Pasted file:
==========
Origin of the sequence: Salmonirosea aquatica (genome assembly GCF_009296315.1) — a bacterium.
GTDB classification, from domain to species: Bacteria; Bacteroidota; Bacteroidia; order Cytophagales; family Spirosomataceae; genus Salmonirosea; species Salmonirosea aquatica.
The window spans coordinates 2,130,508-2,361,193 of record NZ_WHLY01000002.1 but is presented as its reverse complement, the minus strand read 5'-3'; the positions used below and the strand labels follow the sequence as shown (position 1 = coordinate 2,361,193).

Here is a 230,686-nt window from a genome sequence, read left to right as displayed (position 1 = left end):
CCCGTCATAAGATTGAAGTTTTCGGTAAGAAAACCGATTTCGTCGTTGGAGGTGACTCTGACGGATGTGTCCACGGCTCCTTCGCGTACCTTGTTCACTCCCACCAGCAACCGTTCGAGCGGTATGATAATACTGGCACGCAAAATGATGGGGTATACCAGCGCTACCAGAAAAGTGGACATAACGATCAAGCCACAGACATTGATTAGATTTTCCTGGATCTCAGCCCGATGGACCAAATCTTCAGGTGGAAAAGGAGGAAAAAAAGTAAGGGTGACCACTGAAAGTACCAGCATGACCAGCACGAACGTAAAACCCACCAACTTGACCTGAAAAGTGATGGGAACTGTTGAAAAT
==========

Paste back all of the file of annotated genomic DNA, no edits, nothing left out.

Origin of the sequence: Salmonirosea aquatica (genome assembly GCF_009296315.1) — a bacterium.
GTDB classification, from domain to species: Bacteria; Bacteroidota; Bacteroidia; order Cytophagales; family Spirosomataceae; genus Salmonirosea; species Salmonirosea aquatica.
The window spans coordinates 2,130,508-2,361,193 of record NZ_WHLY01000002.1 but is presented as its reverse complement, the minus strand read 5'-3'; the positions used below and the strand labels follow the sequence as shown (position 1 = coordinate 2,361,193).

Here is a 230,686-nt window from a genome sequence, read left to right as displayed (position 1 = left end):
CCCGTCATAAGATTGAAGTTTTCGGTAAGAAAACCGATTTCGTCGTTGGAGGTGACTCTGACGGATGTGTCCACGGCTCCTTCGCGTACCTTGTTCACTCCCACCAGCAACCGTTCGAGCGGTATGATAATACTGGCACGCAAAATGATGGGGTATACCAGCGCTACCAGAAAAGTGGACATAACGATCAAGCCACAGACATTGATTAGATTTTCCTGGATCTCAGCCCGATGGACCAAATCTTCAGGTGGAAAAGGAGGAAAAAAAGTAAGGGTGACCACTGAAAGTACCAGCATGACCAGCACGAACGTAAAACCCACCAACTTGACCTGAAAAGTGATGGGAACTGTTGAAAAT